China has a long history of managing diversity and change, and with up to 1.4 billion citizens inside its borders, people in China sure know how to spot value from a crowd of options.
Weaving this same organized chaos and providing a combination of options is the key to keeping online users engaged and for brands to stand out from the estimated 500 new products and services launched in China each day.
This quick guide will get you up to speed with three online user engagement norms in China. This includes two norms you might not expect in other regions of the world but which are all the rage in the world’s biggest consumer market.
Design: the Las Vegas approach
Whereas brand websites and apps in the West tend to uphold minimalistic design and stay close to the hem of Steve Krug’s best selling guide to web design Don’t Make Me Think, standard practice in China is to do the opposite.
This means planting a medley of options on the landing page with everything from sliding image carousels, to inflated menu options, links to live-streaming, QR codes, and flashing ad banners reminiscent of Las Vegas.
A larger-than-life example of this principle is “Danmu”.
Translated into English as “bullet words” or “barrage”, Danmu is an overlay of user text comments rolling across video content in real-time. This doubles as a raw but effective technique to gauge the audience’s reaction and attitude towards video content. Having hundreds of other viewers streaming their contents as “Danmu” builds trust through visible peer popularity – especially as 34% of surveyed Chinese users trust online customer reviews when shopping with their favorite online retailer, compared to the global average of 15%.
Chinese consumers also tend to trust online content and websites based on the depth of content provided rather than on friendly navigation and aesthetic design. Thus, having numerous menu options helps to visualize the depth of your online offering.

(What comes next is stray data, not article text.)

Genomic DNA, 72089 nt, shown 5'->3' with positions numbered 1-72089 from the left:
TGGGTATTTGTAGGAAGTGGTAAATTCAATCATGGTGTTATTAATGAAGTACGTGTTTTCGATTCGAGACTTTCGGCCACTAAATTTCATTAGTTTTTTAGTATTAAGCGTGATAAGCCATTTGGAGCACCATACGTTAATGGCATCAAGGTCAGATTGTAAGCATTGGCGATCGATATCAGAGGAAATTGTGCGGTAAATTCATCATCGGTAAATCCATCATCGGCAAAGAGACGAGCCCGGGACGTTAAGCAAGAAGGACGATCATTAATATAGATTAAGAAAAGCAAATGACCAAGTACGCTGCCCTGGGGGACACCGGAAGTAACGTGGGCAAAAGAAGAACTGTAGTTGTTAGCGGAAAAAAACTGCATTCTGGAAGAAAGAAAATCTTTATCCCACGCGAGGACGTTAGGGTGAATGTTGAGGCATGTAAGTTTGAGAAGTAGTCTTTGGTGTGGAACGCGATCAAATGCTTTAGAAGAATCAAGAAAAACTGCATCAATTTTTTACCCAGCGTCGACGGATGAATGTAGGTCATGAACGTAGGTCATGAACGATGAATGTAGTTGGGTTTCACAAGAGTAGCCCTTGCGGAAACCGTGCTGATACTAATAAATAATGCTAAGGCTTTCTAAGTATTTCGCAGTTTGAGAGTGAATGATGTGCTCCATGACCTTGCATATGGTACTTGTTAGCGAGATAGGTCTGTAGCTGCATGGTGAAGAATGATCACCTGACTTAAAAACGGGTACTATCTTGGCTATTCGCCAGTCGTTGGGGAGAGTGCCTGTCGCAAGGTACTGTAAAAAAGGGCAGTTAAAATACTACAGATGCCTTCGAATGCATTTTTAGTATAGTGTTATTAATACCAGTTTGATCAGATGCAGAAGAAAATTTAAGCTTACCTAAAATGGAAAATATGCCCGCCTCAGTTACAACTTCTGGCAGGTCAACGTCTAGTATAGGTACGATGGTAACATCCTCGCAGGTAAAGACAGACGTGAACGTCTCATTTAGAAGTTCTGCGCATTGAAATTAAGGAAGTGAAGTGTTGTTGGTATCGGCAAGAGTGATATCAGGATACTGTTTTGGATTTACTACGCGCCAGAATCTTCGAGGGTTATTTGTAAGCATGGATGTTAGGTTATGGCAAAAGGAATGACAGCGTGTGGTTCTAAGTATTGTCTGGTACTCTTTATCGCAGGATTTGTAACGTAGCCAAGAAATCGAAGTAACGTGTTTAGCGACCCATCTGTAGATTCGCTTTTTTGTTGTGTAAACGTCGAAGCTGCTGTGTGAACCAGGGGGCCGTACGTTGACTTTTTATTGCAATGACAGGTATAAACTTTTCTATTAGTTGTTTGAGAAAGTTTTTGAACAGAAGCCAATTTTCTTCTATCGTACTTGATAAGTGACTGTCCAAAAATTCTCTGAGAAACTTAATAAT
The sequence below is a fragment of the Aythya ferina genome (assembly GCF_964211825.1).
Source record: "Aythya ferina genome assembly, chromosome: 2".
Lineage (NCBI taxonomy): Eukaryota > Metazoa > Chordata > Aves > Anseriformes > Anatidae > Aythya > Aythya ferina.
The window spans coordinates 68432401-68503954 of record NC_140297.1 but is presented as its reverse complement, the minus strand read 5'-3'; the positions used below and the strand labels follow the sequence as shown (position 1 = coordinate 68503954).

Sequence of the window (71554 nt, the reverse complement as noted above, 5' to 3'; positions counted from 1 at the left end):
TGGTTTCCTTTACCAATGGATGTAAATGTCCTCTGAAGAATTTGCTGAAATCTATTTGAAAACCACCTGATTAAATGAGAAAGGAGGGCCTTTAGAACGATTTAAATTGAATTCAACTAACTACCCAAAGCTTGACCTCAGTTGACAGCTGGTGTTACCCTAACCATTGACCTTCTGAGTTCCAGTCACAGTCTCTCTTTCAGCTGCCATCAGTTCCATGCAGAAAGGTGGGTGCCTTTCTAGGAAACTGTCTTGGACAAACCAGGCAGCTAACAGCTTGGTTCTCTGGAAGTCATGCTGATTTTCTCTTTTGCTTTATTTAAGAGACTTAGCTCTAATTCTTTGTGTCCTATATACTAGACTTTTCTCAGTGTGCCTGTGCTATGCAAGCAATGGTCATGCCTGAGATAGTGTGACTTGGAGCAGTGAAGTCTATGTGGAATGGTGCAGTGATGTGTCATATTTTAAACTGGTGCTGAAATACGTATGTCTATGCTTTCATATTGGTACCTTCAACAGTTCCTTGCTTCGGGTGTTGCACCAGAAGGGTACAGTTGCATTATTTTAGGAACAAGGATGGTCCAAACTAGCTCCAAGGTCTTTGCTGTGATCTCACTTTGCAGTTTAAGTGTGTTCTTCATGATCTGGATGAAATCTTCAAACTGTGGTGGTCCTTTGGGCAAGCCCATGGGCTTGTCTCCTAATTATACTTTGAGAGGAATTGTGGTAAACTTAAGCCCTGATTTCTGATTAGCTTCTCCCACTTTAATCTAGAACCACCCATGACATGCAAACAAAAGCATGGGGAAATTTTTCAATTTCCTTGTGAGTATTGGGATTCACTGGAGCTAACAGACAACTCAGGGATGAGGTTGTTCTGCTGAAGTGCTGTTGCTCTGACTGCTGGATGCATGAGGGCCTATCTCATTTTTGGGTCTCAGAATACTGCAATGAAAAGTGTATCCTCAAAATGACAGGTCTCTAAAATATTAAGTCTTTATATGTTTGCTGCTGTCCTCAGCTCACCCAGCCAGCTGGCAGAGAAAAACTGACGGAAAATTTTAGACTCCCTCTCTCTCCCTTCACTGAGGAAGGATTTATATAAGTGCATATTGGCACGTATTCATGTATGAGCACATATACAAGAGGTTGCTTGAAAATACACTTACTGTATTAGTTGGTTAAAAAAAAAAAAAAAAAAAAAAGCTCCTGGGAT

China’s Taobao ecommerce platform prides itself on its product options, as shown on the left-hand-side tab and the countless menu options on its homepage.
Instant gratification: give, give, give
Threaded through the multiple layers of content must be the option of instant gratification. Just as you wouldn’t want to walk away from a local fair or arcade without playing a little Pinball or lucky dip, Chinese consumers love an adrenaline spike of random chance and reward – even when browsing a brand site or social media channel.
PwC report that 36% of Chinese users value instant gratification with personalized marketing offers. This often comes in the form of coupons to spend on the site, lucky red packet money games they can play on their phone, refer-a-friend program to earn credit, app downloads (again with coupon incentives) or a chance to win tickets for a holiday as part of a social media campaign.
Online VR activity for users to claim prizes by collecting virtual “hongbao”.
Many apps include “hongbao” (red packet) giveaways and this is not just limited to business-to-consumer (B2C) companies. China’s largest business-2-business (B2B) cloud computing company, Alibaba Cloud, last year ran a lucky money mobile game where users could win free credit for cloud servers.
It doesn’t matter what you’re selling, the goal is not to leave the user empty-handed!
Mobile: in the hands of consumers
In a country where more purchases are conducted through mobile phones than computers (at 66% as of 2016), online campaigns and content must be mobile-friendly and responsive. PwC reports that 24% of Chinese consumers use mobile apps as a source of inspiration before purchasing, compared to the global standard of 13%. And we believe this might even be underestimated.
There is also the additional option of launching a HTML5 site for special events, for example on social media platform WeChat. These simplified website landing pages with compressed but highly visual content – designed for quick consumption on mobile devices – are ideal for large live events and collecting user contact details. This includes industry conferences or live celebrity brand endorsements such as the Maybelline live press conference with celebrity Angelababy (mentioned in our recent blog post).
In summary, when choosing your channels and content and design formats for online campaigns, don’t just choose one. Chinese consumers have a high level of tolerance for choice and they love to find and pick the option they find interesting and relevant or where they can find an instant reward! Keeping everything you do mobile-friendly will also help to ensure a better user experience for your end-users.
Not sure what will work for your brand in regards to user engagement? Talk to AgencyChina for a customized solution or to find out what’s worked in the past for other brands in your industry.